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Nick Young is slumping

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Just how bad has Nick Young been so far this season?

Chris Nicoll-USA TODAY Sports

Nick Young is quickly becoming Exhibit A in the case of those who argue the value for players to want to play in a big market. The ever ebullient man known as "Swaggy P" has become one of Los Angeles' favorite sons over the last year and a half. He is dating a Grammy nominated musician and just got the Sports Illustrated profile treatment. It's  unquestionably a good time to be Nick Young, unless he is on the basketball court.

After performing at a career-best level last season on Mike D'Antoni's Lakers team, Young may have flown too close to the sun, and now, like Icarus, is crashing back to earth for a messy landing. If Stephen Curry and Klay Thompson are the Splash Brothers, Nick Young has been leader of the Clank Clan for the Lakers, and is taking 11.4 shots per game while shooting 28.9% from the field, 22% on threes, for 12.5 ppg in his last ten games. Those numbers are so ugly my computer started shrieking as I typed them in.

I, like many Lakers fans, have grown to love Swaggy and all of his antics since he joined the team That being said, this slump is getting to the point where it needs to be asked if the Lakers overpaid by giving him around $21 million over 4 years (the last year is a player option that would seem likely to be picked up). With the salary cap projected to skyrocket, this deal could end up being anywhere from a relative bargain to a hilarious overpay depending on if Young begins to bounce back, but as anyone who understands basic economics will tell you, paying for something at its probable value ceiling (as Nick Young definitely was this summer) rarely helps you turn a profit (and I mean a profit in basketball terms in this case). Halfway through one season is too soon to judge a contract (even the Pistons waited over a season before cutting Josh Smith), but this fall off is enough to be worrying.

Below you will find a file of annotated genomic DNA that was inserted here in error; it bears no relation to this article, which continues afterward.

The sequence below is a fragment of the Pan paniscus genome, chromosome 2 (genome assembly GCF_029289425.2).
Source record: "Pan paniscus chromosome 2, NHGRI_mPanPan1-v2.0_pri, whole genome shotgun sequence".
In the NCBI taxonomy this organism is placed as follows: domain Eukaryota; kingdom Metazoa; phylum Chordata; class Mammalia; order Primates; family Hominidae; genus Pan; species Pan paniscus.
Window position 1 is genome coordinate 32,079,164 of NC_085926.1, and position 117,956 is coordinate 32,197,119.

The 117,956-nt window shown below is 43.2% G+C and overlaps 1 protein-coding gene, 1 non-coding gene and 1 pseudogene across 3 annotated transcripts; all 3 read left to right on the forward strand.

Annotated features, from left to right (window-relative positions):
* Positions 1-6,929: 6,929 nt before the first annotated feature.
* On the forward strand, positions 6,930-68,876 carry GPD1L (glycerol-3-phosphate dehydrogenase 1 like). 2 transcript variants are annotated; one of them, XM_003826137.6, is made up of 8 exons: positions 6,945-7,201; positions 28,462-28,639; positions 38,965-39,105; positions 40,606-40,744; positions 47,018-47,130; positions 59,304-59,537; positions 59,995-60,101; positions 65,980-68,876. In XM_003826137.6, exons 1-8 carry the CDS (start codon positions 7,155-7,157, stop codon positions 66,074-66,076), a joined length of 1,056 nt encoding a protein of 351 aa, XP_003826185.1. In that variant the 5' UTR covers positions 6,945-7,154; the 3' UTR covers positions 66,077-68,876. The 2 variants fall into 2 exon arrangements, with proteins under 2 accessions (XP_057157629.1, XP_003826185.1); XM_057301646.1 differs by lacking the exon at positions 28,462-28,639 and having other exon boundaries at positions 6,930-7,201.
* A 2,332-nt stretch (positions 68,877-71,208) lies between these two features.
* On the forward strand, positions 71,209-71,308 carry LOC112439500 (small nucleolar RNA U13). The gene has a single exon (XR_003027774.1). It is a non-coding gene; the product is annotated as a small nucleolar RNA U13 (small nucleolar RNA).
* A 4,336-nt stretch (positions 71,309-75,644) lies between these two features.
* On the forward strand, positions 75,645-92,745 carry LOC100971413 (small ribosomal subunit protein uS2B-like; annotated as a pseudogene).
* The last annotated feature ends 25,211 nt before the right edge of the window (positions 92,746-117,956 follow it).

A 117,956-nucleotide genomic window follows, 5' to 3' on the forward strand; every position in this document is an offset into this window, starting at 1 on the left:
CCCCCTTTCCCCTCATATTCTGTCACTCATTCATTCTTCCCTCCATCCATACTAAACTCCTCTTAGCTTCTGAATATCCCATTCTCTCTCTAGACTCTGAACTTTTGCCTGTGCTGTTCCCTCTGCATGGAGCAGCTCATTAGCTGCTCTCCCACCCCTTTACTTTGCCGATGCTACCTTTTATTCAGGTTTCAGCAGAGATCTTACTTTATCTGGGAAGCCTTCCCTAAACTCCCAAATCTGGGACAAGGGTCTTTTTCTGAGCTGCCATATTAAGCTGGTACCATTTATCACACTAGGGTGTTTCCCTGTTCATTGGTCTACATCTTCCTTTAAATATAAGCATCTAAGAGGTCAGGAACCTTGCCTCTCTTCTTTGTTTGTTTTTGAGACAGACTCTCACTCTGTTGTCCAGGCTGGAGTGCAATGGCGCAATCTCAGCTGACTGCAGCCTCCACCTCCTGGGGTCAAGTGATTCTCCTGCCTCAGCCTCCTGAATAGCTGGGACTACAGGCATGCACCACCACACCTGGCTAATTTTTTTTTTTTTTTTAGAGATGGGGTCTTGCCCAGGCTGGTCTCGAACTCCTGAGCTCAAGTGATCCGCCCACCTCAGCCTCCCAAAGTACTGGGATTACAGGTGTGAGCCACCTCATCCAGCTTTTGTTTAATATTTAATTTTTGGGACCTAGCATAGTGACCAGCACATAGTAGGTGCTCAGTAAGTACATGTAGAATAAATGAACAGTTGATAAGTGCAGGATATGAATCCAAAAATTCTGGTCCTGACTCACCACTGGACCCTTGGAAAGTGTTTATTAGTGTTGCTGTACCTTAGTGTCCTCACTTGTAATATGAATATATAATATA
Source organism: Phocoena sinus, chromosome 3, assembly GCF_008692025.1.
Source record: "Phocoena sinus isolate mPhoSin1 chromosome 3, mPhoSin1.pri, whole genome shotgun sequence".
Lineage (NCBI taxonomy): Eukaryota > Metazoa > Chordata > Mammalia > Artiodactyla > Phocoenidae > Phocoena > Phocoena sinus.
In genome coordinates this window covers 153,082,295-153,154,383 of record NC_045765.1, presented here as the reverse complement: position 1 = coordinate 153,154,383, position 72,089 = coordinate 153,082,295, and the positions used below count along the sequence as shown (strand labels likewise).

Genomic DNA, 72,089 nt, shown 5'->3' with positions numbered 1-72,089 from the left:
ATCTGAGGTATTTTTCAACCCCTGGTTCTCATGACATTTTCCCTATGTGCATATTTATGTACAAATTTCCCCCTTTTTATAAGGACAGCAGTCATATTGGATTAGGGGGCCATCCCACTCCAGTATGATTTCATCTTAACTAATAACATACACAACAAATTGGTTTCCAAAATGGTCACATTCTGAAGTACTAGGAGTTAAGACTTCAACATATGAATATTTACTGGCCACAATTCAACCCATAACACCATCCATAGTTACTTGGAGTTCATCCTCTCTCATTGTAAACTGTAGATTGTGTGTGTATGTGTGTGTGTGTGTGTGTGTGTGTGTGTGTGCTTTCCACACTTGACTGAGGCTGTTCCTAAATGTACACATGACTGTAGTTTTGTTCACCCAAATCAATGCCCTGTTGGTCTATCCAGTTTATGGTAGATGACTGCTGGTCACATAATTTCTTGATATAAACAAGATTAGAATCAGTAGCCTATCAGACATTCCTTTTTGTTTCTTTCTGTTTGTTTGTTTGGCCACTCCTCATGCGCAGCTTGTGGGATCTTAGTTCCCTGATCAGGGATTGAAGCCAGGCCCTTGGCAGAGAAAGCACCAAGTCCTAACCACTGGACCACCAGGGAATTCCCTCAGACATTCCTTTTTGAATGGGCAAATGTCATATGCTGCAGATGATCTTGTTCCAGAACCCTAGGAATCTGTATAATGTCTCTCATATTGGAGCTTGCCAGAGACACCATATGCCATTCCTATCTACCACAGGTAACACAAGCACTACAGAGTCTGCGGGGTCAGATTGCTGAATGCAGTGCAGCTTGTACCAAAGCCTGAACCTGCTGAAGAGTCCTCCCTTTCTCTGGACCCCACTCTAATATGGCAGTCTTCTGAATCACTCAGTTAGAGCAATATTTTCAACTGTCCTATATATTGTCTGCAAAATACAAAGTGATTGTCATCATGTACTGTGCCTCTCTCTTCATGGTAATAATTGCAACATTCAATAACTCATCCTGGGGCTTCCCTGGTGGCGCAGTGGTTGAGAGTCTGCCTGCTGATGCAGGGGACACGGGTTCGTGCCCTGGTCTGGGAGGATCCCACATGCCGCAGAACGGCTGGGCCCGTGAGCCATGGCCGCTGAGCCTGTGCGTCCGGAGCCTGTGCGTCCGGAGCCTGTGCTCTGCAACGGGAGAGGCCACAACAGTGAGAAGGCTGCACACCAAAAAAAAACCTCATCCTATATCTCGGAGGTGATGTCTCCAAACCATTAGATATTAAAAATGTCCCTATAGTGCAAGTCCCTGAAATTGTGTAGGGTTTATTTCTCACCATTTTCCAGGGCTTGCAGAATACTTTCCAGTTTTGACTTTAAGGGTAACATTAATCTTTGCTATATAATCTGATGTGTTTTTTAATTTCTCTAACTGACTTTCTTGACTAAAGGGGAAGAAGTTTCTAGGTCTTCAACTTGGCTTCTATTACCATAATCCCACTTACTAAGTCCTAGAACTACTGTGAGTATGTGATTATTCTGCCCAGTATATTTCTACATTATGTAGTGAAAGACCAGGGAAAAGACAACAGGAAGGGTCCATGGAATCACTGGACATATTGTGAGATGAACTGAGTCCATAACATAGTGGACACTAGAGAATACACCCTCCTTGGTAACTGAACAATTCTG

Can Swaggy return to playing at the level he was at in '13-14? The way he has been utilized under Byron Scott thus far, there is reason to doubt. As many prognosticated before the season, the joyous Lakers ball movement of last year has died a horrible death. The reason Young was so effective last year had a lot to do with off-ball movement, jetting off of screens for easy cuts and threes. The numbers bear this out, with Young's percentage of assisted field goals dropping from 58.7 percent to 45.6 percent, and his field goal percentage dropping from 43.5 percent to 36.9 percent.

This is not to say that Nick Young is the main problem with the Lakers this season. With a defense so bad that it is considered progress just to no longer be historically putrid on that end, the Lakeshow were never going to compete for much this year whether the front office let Young go or paid him a max contract. With Swaggy earning his other nickname of "Bean Burrito" this season (look it up on his basketball reference page) and stinking up the room upon his insertion, it's fair to question whether his inclusion on the roster for two-to-three more years can be a part of the solution. If not, that multi-year deal that looked like a fair bargain for a player that performed like a legitimate Sixth Man of the Year candidate may be another problem the front office has to figure out.